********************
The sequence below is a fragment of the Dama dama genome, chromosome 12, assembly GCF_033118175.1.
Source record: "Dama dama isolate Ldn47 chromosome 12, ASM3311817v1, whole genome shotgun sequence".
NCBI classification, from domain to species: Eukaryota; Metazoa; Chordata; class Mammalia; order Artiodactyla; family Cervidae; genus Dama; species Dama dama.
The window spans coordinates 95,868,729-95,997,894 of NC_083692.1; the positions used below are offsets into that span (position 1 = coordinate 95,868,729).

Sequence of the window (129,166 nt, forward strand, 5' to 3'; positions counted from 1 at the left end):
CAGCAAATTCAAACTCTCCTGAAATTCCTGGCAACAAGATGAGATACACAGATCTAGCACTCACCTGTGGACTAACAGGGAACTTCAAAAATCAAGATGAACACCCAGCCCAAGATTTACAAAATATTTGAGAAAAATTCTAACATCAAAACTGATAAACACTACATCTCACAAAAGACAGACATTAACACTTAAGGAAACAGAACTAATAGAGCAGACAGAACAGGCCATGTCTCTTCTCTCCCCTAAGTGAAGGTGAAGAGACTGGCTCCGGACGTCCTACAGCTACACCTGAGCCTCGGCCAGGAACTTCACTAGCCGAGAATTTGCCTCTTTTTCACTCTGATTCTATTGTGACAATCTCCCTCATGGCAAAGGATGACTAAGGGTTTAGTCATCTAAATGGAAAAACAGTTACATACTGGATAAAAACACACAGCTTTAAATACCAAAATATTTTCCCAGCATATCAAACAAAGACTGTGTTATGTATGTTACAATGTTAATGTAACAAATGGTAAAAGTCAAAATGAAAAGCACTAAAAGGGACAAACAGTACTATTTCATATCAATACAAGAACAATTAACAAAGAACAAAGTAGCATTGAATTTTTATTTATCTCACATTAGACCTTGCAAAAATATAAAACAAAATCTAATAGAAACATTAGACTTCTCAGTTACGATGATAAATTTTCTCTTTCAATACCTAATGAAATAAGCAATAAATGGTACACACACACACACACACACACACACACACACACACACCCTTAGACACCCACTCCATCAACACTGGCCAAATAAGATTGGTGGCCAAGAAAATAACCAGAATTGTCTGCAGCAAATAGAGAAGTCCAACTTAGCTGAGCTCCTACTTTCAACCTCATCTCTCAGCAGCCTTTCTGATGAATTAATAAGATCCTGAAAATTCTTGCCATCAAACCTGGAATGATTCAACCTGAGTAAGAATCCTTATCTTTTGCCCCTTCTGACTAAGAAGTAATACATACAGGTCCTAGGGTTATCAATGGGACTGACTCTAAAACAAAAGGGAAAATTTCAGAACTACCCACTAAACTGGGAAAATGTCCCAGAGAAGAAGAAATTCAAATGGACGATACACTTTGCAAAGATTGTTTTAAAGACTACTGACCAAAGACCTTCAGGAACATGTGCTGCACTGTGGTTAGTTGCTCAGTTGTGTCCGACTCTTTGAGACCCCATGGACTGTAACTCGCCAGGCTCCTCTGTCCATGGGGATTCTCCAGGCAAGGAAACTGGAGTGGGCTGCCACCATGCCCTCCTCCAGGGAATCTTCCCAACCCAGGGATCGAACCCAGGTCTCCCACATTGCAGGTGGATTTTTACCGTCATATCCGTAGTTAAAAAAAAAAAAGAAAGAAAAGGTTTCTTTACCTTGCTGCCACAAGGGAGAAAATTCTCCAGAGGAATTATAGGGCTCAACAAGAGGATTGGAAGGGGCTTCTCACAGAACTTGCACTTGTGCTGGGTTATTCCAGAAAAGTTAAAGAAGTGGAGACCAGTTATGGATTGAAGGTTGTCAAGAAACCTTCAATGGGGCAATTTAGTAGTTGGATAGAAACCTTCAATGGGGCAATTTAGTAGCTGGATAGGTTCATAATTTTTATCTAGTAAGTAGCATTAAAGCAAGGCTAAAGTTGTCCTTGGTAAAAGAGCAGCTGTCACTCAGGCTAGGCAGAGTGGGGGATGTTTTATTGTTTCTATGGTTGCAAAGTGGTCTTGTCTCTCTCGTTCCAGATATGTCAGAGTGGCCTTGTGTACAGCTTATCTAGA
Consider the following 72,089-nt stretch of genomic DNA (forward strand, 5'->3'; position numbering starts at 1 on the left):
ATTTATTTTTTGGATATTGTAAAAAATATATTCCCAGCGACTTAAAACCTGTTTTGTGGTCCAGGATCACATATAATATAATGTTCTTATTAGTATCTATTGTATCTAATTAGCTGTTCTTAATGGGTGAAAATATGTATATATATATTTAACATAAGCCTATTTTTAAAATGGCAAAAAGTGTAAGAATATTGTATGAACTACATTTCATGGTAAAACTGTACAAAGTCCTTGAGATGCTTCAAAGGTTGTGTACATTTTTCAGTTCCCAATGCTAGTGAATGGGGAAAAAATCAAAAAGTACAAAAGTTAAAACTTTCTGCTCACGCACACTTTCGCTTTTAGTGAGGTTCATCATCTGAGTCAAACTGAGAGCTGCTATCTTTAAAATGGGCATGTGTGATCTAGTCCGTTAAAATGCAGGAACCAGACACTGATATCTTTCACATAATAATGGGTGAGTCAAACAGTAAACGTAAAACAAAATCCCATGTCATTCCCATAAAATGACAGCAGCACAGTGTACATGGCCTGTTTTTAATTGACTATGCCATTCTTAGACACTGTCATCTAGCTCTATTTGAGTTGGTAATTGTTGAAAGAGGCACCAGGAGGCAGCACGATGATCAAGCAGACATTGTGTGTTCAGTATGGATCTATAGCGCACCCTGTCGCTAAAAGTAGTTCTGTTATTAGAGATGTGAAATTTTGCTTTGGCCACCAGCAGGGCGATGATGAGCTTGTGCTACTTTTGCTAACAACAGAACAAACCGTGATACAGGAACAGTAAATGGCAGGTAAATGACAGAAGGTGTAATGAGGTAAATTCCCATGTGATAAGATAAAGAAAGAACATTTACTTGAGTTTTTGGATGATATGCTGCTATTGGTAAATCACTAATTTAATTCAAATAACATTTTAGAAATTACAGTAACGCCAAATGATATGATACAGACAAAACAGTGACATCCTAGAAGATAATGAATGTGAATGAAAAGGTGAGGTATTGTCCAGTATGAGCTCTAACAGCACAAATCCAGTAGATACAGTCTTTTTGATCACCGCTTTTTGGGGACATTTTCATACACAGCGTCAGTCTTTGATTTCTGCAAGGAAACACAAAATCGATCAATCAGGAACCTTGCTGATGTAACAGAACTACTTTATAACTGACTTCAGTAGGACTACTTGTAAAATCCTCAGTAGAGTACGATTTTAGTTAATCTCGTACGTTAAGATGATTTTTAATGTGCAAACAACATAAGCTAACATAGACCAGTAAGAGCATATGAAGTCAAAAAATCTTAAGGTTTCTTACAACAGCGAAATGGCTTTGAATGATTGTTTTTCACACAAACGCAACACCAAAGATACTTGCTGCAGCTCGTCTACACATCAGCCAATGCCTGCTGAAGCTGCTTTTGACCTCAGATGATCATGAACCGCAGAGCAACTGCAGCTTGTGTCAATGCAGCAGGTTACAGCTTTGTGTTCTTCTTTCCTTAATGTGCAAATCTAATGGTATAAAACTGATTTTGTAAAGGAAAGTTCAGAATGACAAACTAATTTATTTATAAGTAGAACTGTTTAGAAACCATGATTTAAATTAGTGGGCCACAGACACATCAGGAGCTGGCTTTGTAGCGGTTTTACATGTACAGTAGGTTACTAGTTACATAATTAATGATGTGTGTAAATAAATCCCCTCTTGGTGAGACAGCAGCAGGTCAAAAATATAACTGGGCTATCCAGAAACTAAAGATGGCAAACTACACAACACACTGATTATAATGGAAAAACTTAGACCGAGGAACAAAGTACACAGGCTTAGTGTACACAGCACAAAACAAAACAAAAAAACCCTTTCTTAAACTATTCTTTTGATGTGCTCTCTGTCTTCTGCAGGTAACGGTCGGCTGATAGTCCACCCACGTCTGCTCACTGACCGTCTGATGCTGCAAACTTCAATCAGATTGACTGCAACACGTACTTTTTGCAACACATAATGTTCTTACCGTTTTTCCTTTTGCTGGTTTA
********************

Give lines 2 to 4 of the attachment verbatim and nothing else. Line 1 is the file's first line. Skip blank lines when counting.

Source record: "Dama dama isolate Ldn47 chromosome 12, ASM3311817v1, whole genome shotgun sequence".
NCBI classification, from domain to species: Eukaryota; Metazoa; Chordata; class Mammalia; order Artiodactyla; family Cervidae; genus Dama; species Dama dama.
The window spans coordinates 95,868,729-95,997,894 of NC_083692.1; the positions used below are offsets into that span (position 1 = coordinate 95,868,729).